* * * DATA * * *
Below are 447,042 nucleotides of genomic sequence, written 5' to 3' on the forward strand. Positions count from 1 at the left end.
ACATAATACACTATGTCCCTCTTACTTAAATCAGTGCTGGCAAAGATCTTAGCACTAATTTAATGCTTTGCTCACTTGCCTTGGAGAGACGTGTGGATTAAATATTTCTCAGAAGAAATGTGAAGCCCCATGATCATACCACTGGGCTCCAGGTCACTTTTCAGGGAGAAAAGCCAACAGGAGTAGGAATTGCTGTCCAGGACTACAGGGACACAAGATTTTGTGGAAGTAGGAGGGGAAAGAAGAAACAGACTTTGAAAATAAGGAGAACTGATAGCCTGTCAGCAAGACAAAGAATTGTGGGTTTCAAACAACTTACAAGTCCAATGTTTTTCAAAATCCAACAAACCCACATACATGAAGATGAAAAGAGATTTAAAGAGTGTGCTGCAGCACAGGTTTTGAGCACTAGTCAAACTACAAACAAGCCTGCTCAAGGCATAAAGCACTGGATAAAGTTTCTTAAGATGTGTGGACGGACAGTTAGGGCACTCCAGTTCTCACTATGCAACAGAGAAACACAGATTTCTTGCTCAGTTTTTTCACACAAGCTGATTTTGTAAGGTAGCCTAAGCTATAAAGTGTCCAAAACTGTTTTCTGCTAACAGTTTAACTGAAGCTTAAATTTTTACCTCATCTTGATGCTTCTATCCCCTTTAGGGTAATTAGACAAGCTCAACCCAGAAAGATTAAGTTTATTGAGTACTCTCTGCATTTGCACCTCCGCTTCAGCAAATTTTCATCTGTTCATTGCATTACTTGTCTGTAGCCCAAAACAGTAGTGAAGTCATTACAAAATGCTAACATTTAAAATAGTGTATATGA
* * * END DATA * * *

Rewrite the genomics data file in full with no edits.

Below are 447,042 nucleotides of genomic sequence, written 5' to 3' on the forward strand. Positions count from 1 at the left end.
ACATAATACACTATGTCCCTCTTACTTAAATCAGTGCTGGCAAAGATCTTAGCACTAATTTAATGCTTTGCTCACTTGCCTTGGAGAGACGTGTGGATTAAATATTTCTCAGAAGAAATGTGAAGCCCCATGATCATACCACTGGGCTCCAGGTCACTTTTCAGGGAGAAAAGCCAACAGGAGTAGGAATTGCTGTCCAGGACTACAGGGACACAAGATTTTGTGGAAGTAGGAGGGGAAAGAAGAAACAGACTTTGAAAATAAGGAGAACTGATAGCCTGTCAGCAAGACAAAGAATTGTGGGTTTCAAACAACTTACAAGTCCAATGTTTTTCAAAATCCAACAAACCCACATACATGAAGATGAAAAGAGATTTAAAGAGTGTGCTGCAGCACAGGTTTTGAGCACTAGTCAAACTACAAACAAGCCTGCTCAAGGCATAAAGCACTGGATAAAGTTTCTTAAGATGTGTGGACGGACAGTTAGGGCACTCCAGTTCTCACTATGCAACAGAGAAACACAGATTTCTTGCTCAGTTTTTTCACACAAGCTGATTTTGTAAGGTAGCCTAAGCTATAAAGTGTCCAAAACTGTTTTCTGCTAACAGTTTAACTGAAGCTTAAATTTTTACCTCATCTTGATGCTTCTATCCCCTTTAGGGTAATTAGACAAGCTCAACCCAGAAAGATTAAGTTTATTGAGTACTCTCTGCATTTGCACCTCCGCTTCAGCAAATTTTCATCTGTTCATTGCATTACTTGTCTGTAGCCCAAAACAGTAGTGAAGTCATTACAAAATGCTAACATTTAAAATAGTGTATATGA